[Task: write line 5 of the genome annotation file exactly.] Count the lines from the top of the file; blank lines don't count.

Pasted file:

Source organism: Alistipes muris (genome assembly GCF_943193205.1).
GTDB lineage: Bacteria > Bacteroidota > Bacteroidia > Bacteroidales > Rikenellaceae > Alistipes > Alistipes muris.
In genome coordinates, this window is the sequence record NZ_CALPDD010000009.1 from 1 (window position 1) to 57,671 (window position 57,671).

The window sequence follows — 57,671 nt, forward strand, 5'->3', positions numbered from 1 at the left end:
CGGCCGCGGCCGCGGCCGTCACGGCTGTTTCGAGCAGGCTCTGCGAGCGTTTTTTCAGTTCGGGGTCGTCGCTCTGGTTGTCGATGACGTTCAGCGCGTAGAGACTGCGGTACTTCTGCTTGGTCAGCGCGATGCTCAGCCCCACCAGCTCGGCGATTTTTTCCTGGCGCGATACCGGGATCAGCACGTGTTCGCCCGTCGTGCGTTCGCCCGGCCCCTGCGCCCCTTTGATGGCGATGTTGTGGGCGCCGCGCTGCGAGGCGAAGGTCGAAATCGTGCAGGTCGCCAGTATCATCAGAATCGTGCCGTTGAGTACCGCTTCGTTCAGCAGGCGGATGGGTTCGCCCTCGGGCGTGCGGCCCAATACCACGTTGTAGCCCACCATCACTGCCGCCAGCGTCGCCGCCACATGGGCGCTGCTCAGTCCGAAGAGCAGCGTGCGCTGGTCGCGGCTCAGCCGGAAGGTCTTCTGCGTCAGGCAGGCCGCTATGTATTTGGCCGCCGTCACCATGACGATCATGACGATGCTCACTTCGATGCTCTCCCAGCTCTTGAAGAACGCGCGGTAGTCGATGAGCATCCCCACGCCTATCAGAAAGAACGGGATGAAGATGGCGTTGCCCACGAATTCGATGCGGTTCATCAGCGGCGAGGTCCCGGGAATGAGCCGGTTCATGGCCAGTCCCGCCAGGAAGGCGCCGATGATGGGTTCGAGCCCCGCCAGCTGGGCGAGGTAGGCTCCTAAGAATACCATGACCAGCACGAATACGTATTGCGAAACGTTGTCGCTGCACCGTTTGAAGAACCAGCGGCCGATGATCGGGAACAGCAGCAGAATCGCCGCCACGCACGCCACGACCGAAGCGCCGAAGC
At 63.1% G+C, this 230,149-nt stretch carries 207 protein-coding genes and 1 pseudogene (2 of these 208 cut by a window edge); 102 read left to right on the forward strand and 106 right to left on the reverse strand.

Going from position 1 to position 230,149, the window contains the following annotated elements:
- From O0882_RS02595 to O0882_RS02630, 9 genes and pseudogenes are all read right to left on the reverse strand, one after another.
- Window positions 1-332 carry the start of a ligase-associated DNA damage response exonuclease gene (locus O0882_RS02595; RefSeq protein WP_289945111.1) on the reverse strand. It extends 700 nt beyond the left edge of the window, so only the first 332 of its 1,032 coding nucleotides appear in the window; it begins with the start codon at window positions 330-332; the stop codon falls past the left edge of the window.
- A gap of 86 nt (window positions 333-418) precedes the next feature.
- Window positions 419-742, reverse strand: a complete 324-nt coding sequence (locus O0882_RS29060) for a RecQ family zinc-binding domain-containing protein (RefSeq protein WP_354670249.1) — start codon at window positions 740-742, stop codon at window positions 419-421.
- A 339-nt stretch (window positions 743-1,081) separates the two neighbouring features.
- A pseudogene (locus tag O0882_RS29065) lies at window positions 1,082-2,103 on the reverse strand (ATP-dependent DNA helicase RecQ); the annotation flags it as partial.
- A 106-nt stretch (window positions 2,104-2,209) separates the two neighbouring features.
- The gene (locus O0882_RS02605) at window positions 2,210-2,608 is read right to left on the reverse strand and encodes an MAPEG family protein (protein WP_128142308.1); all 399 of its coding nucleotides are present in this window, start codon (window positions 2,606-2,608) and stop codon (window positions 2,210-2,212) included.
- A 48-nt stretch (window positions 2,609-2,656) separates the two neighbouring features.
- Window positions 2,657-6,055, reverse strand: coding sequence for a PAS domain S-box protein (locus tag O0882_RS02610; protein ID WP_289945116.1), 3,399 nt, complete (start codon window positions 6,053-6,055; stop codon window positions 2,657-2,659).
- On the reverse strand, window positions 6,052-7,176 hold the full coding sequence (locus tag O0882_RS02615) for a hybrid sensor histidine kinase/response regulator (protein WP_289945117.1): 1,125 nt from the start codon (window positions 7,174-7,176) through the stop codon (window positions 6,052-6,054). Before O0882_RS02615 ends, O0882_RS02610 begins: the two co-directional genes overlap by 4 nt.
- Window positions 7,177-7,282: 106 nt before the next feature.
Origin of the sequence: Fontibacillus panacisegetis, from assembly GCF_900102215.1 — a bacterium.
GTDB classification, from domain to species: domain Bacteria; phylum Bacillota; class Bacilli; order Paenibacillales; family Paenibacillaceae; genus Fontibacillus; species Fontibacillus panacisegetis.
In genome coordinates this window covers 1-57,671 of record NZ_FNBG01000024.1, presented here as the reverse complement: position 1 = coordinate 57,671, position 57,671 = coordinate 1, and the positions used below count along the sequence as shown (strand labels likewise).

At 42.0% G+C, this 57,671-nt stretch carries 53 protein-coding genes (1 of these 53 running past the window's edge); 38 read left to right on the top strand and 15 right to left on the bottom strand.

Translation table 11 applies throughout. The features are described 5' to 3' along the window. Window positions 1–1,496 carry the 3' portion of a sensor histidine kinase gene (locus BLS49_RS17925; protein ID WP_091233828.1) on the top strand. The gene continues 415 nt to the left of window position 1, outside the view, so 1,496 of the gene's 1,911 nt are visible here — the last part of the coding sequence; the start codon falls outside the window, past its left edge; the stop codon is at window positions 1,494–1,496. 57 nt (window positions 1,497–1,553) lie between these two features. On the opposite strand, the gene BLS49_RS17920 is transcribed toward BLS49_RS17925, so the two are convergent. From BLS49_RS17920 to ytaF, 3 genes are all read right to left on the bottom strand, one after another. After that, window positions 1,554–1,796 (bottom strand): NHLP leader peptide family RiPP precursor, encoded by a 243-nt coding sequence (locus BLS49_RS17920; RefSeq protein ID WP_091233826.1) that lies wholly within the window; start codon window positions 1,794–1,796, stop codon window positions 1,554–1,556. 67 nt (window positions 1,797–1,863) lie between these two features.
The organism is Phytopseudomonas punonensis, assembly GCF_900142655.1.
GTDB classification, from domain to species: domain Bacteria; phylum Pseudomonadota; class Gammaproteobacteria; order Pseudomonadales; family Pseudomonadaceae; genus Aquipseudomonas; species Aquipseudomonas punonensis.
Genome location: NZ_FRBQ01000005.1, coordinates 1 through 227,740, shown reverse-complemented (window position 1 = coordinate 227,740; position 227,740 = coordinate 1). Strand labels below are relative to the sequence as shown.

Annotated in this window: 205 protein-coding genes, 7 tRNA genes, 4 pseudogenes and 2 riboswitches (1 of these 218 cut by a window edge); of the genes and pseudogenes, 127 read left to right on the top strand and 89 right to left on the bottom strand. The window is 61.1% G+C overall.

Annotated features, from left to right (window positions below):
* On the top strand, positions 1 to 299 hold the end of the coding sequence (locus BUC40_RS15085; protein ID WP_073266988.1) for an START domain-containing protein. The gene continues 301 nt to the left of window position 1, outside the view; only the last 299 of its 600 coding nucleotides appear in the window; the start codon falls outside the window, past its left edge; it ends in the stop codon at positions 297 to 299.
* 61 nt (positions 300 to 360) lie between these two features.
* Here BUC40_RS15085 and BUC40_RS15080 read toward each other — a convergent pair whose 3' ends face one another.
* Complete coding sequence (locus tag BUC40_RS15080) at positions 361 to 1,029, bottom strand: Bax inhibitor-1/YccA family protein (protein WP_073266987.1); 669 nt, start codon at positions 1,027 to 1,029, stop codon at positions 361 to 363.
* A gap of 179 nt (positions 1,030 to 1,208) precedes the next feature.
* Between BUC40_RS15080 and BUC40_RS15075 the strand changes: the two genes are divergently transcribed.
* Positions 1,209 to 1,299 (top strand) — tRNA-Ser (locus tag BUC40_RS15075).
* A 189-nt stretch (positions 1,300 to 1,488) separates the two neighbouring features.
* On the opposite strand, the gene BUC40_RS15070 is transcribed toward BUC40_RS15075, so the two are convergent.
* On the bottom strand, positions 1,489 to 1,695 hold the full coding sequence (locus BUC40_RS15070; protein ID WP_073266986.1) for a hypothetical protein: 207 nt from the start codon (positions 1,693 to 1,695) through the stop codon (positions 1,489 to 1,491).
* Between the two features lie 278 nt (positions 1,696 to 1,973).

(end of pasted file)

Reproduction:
CGGCCGCGGCCGCGGCCGTCACGGCTGTTTCGAGCAGGCTCTGCGAGCGTTTTTTCAGTTCGGGGTCGTCGCTCTGGTTGTCGATGACGTTCAGCGCGTAGAGACTGCGGTACTTCTGCTTGGTCAGCGCGATGCTCAGCCCCACCAGCTCGGCGATTTTTTCCTGGCGCGATACCGGGATCAGCACGTGTTCGCCCGTCGTGCGTTCGCCCGGCCCCTGCGCCCCTTTGATGGCGATGTTGTGGGCGCCGCGCTGCGAGGCGAAGGTCGAAATCGTGCAGGTCGCCAGTATCATCAGAATCGTGCCGTTGAGTACCGCTTCGTTCAGCAGGCGGATGGGTTCGCCCTCGGGCGTGCGGCCCAATACCACGTTGTAGCCCACCATCACTGCCGCCAGCGTCGCCGCCACATGGGCGCTGCTCAGTCCGAAGAGCAGCGTGCGCTGGTCGCGGCTCAGCCGGAAGGTCTTCTGCGTCAGGCAGGCCGCTATGTATTTGGCCGCCGTCACCATGACGATCATGACGATGCTCACTTCGATGCTCTCCCAGCTCTTGAAGAACGCGCGGTAGTCGATGAGCATCCCCACGCCTATCAGAAAGAACGGGATGAAGATGGCGTTGCCCACGAATTCGATGCGGTTCATCAGCGGCGAGGTCCCGGGAATGAGCCGGTTCATGGCCAGTCCCGCCAGGAAGGCGCCGATGATGGGTTCGAGCCCCGCCAGCTGGGCGAGGTAGGCTCCTAAGAATACCATGACCAGCACGAATACGTATTGCGAAACGTTGTCGCTGCACCGTTTGAAGAACCAGCGGCCGATGATCGGGAACAGCAGCAGAATCGCCGCCACGCACGCCACGACCGAAGCGCCGAAGC